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November 1968

Surgical Treatment of Bullous Emphysema

Author Affiliations

From the Thoracic and Cardiovascular Surgery Section, Pulmonary Function Laboratory and Radiology Service (Dr. Kohen), Veterans Administration Hospital, the Cora and Webb Mading Department of Surgery (Dr. Billig), and the Department of medicine (Dr. Boushy), Baylor University College of Medicine, Houston.

Arch Surg. 1968;97(5):744-749. doi:10.1001/archsurg.1968.01340050084011

WITH THE development of modern techniques in anesthesia and thoracic surgery, it is now possible to resect large bullous lesions of the lung with relative safety.1-12 The correlation of preoperative and postoperative physiologic data with the clinical improvement following surgery remains unclear.2,9

The purpose of this report is to evaluate the clinical and physiologic data in 26 patients who underwent surgical treatment for bullous emphysema, and to attempt to clarify the indications for and the expected accomplishments of surgical therapy.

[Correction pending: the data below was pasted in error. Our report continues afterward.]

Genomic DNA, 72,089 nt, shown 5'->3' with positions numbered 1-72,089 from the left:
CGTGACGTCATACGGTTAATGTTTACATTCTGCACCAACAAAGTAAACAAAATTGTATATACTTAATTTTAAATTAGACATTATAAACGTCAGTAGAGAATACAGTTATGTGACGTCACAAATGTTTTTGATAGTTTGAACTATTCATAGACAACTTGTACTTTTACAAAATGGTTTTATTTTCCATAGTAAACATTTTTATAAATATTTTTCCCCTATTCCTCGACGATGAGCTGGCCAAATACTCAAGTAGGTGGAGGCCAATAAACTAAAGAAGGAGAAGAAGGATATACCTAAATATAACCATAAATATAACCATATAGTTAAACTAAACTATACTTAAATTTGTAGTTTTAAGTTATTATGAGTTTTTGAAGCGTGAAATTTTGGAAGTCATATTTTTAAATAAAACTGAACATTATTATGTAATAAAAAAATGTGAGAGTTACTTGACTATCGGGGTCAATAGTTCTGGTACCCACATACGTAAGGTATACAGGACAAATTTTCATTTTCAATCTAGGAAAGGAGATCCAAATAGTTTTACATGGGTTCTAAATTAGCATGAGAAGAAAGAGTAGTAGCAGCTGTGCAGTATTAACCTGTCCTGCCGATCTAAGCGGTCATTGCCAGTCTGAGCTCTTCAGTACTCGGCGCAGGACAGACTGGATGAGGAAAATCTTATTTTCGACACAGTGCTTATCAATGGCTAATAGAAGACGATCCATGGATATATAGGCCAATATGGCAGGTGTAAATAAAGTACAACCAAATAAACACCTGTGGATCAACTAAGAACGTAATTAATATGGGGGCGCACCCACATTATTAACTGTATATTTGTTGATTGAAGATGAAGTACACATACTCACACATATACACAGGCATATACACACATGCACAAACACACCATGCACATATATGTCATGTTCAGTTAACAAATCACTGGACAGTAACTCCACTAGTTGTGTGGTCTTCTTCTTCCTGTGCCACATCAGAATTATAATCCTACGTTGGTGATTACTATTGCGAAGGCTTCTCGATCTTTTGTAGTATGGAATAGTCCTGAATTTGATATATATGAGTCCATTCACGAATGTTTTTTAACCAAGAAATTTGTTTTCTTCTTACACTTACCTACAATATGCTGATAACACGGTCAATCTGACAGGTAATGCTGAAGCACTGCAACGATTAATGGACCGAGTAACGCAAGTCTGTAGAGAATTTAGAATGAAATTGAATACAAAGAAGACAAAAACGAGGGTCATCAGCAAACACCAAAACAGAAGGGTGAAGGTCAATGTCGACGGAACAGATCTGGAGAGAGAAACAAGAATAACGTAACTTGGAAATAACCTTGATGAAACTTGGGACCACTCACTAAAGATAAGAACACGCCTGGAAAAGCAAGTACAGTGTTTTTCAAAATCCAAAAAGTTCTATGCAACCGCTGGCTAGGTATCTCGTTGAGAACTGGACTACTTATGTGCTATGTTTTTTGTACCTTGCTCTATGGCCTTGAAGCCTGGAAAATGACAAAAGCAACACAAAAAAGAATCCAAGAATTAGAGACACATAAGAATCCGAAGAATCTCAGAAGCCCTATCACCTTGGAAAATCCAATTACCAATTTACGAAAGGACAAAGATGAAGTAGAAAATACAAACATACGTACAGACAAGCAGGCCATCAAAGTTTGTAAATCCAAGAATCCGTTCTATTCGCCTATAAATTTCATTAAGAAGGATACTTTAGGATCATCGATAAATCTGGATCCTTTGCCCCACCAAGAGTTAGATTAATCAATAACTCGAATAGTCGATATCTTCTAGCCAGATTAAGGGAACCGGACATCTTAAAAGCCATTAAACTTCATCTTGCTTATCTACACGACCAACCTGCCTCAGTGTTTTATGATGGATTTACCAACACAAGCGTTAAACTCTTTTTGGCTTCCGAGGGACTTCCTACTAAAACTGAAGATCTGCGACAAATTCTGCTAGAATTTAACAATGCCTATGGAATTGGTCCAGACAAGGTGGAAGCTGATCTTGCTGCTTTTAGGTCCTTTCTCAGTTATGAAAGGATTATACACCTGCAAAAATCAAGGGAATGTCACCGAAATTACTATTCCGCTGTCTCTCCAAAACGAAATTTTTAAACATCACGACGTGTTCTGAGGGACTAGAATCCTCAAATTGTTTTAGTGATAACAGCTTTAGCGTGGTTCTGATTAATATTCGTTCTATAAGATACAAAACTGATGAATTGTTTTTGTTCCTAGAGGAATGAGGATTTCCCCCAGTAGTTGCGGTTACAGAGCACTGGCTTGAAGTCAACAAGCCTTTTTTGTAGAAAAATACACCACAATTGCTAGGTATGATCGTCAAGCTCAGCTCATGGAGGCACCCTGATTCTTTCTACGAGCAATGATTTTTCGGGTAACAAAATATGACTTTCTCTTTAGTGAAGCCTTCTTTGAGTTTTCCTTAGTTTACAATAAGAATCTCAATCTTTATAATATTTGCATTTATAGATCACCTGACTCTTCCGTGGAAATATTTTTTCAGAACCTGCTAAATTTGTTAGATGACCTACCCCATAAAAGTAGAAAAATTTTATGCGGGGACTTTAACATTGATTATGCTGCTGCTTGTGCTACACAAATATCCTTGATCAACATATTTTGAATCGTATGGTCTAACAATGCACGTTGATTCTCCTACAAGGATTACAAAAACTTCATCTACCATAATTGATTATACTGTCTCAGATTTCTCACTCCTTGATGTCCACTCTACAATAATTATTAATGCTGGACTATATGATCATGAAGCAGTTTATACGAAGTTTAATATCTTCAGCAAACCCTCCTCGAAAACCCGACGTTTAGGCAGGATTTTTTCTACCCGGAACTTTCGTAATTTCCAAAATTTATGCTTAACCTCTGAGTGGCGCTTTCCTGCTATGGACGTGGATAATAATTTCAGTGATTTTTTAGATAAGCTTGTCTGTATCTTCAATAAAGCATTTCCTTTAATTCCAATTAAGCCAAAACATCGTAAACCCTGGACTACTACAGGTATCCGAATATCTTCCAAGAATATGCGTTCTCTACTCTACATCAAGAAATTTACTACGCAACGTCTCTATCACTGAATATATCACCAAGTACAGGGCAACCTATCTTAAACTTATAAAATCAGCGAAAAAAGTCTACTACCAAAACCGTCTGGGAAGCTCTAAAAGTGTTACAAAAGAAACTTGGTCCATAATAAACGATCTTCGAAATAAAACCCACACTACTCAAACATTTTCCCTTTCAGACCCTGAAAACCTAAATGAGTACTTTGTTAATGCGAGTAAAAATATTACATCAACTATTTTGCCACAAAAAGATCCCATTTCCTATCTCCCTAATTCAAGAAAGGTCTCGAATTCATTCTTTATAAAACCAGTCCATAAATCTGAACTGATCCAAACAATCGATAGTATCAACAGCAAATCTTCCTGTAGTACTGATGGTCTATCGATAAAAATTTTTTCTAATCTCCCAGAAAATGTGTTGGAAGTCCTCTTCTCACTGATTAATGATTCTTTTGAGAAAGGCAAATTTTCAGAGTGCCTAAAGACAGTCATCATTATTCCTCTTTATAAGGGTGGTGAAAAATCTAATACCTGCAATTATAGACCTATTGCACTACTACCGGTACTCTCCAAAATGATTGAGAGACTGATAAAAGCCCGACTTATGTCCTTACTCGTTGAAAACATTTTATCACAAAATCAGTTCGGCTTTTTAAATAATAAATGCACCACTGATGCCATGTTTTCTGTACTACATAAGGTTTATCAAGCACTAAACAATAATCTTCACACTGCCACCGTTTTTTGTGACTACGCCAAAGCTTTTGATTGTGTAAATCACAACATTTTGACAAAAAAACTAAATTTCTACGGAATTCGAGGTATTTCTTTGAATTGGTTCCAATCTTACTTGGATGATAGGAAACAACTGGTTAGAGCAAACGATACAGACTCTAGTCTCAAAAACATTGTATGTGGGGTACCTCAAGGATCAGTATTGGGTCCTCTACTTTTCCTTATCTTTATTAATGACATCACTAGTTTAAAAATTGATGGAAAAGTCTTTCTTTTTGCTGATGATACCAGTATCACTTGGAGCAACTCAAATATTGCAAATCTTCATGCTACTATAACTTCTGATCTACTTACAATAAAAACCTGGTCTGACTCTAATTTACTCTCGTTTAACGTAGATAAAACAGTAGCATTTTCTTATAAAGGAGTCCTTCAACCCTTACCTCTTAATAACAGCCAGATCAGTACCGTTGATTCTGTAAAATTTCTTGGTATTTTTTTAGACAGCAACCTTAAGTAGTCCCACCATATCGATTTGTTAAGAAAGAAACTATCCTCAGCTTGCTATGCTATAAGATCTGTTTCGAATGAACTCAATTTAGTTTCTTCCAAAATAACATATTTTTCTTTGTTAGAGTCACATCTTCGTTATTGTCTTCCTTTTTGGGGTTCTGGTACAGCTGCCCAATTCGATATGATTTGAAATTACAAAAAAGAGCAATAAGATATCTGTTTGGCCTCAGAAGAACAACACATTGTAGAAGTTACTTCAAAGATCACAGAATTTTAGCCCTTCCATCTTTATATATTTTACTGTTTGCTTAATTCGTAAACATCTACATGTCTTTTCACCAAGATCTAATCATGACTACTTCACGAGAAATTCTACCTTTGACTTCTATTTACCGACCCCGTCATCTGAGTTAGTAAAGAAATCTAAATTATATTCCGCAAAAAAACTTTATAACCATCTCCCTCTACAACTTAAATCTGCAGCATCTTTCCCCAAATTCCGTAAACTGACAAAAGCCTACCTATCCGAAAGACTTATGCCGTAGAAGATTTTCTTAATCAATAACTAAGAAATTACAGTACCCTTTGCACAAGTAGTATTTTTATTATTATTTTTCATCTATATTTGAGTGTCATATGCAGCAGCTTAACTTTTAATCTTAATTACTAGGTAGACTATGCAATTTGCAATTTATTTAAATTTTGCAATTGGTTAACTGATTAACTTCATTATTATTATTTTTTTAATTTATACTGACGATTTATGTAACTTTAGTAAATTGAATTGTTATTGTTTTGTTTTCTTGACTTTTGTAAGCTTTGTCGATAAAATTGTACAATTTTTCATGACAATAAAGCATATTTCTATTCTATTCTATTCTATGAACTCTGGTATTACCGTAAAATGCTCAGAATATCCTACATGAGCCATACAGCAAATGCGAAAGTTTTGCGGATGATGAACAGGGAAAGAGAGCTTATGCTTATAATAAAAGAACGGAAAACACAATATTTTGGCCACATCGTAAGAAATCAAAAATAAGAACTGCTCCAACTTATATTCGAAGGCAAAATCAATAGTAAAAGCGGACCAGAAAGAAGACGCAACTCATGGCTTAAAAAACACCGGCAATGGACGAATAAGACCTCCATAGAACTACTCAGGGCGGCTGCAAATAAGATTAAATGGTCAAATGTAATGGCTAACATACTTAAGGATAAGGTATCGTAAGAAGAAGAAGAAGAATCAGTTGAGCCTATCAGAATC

Materials and Methods  Twenty-six patients who underwent surgical treatment for bullous emphysema are the subject of this report. Eighteen patients were operated upon within the past two years. One of them had had a prior resection of bullae on the opposite side nine years previously. This patient, plus an additional eight patients, had surgery 3 to 11 years ago, and these nine patients constitute a long-term, postsurgical follow-up

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